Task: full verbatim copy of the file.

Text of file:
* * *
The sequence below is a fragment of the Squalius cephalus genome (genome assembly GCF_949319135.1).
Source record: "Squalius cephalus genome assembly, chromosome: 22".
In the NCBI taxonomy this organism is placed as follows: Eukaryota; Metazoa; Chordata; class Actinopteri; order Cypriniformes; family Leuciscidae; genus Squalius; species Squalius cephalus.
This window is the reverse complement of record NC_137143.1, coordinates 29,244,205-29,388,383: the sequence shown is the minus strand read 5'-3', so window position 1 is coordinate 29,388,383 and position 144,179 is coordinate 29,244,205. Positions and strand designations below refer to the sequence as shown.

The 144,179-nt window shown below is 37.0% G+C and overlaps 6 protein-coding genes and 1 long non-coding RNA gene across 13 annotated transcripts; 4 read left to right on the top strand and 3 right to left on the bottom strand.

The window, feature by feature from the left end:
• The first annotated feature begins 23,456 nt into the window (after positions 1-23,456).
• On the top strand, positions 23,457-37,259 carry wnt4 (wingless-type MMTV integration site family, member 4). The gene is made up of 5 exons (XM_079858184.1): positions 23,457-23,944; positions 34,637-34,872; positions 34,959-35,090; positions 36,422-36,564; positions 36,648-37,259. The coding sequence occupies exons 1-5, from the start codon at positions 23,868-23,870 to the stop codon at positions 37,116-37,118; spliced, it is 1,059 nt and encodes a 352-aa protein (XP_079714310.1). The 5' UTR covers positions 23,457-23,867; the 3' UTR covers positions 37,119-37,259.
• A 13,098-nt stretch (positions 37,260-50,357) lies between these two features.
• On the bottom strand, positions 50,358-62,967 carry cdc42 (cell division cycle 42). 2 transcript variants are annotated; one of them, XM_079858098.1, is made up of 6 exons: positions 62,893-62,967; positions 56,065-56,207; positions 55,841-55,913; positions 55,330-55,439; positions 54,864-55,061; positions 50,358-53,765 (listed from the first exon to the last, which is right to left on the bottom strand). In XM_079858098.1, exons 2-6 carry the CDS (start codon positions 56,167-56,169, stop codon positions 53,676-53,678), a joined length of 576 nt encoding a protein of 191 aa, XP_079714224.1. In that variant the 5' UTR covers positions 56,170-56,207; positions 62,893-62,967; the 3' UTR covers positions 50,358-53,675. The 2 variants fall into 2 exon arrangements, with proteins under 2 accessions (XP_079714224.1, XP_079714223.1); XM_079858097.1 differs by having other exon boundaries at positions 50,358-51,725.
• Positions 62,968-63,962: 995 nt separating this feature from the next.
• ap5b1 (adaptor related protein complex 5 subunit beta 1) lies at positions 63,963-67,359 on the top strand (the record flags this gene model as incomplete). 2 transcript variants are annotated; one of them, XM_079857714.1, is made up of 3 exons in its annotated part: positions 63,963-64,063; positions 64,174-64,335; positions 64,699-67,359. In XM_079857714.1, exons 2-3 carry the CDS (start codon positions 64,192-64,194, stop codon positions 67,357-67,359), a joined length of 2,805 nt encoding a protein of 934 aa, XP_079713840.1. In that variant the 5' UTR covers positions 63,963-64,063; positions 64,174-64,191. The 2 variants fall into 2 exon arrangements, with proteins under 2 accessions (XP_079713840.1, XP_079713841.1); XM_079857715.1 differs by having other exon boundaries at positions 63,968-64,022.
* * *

The sequence below is a fragment of the Squalius cephalus genome (genome assembly GCF_949319135.1).
Source record: "Squalius cephalus genome assembly, chromosome: 22".
In the NCBI taxonomy this organism is placed as follows: Eukaryota; Metazoa; Chordata; class Actinopteri; order Cypriniformes; family Leuciscidae; genus Squalius; species Squalius cephalus.
This window is the reverse complement of record NC_137143.1, coordinates 29,244,205-29,388,383: the sequence shown is the minus strand read 5'-3', so window position 1 is coordinate 29,388,383 and position 144,179 is coordinate 29,244,205. Positions and strand designations below refer to the sequence as shown.

The 144,179-nt window shown below is 37.0% G+C and overlaps 6 protein-coding genes and 1 long non-coding RNA gene across 13 annotated transcripts; 4 read left to right on the top strand and 3 right to left on the bottom strand.

The window, feature by feature from the left end:
• The first annotated feature begins 23,456 nt into the window (after positions 1-23,456).
• On the top strand, positions 23,457-37,259 carry wnt4 (wingless-type MMTV integration site family, member 4). The gene is made up of 5 exons (XM_079858184.1): positions 23,457-23,944; positions 34,637-34,872; positions 34,959-35,090; positions 36,422-36,564; positions 36,648-37,259. The coding sequence occupies exons 1-5, from the start codon at positions 23,868-23,870 to the stop codon at positions 37,116-37,118; spliced, it is 1,059 nt and encodes a 352-aa protein (XP_079714310.1). The 5' UTR covers positions 23,457-23,867; the 3' UTR covers positions 37,119-37,259.
• A 13,098-nt stretch (positions 37,260-50,357) lies between these two features.
• On the bottom strand, positions 50,358-62,967 carry cdc42 (cell division cycle 42). 2 transcript variants are annotated; one of them, XM_079858098.1, is made up of 6 exons: positions 62,893-62,967; positions 56,065-56,207; positions 55,841-55,913; positions 55,330-55,439; positions 54,864-55,061; positions 50,358-53,765 (listed from the first exon to the last, which is right to left on the bottom strand). In XM_079858098.1, exons 2-6 carry the CDS (start codon positions 56,167-56,169, stop codon positions 53,676-53,678), a joined length of 576 nt encoding a protein of 191 aa, XP_079714224.1. In that variant the 5' UTR covers positions 56,170-56,207; positions 62,893-62,967; the 3' UTR covers positions 50,358-53,675. The 2 variants fall into 2 exon arrangements, with proteins under 2 accessions (XP_079714224.1, XP_079714223.1); XM_079858097.1 differs by having other exon boundaries at positions 50,358-51,725.
• Positions 62,968-63,962: 995 nt separating this feature from the next.
• ap5b1 (adaptor related protein complex 5 subunit beta 1) lies at positions 63,963-67,359 on the top strand (the record flags this gene model as incomplete). 2 transcript variants are annotated; one of them, XM_079857714.1, is made up of 3 exons in its annotated part: positions 63,963-64,063; positions 64,174-64,335; positions 64,699-67,359. In XM_079857714.1, exons 2-3 carry the CDS (start codon positions 64,192-64,194, stop codon positions 67,357-67,359), a joined length of 2,805 nt encoding a protein of 934 aa, XP_079713840.1. In that variant the 5' UTR covers positions 63,963-64,063; positions 64,174-64,191. The 2 variants fall into 2 exon arrangements, with proteins under 2 accessions (XP_079713840.1, XP_079713841.1); XM_079857715.1 differs by having other exon boundaries at positions 63,968-64,022.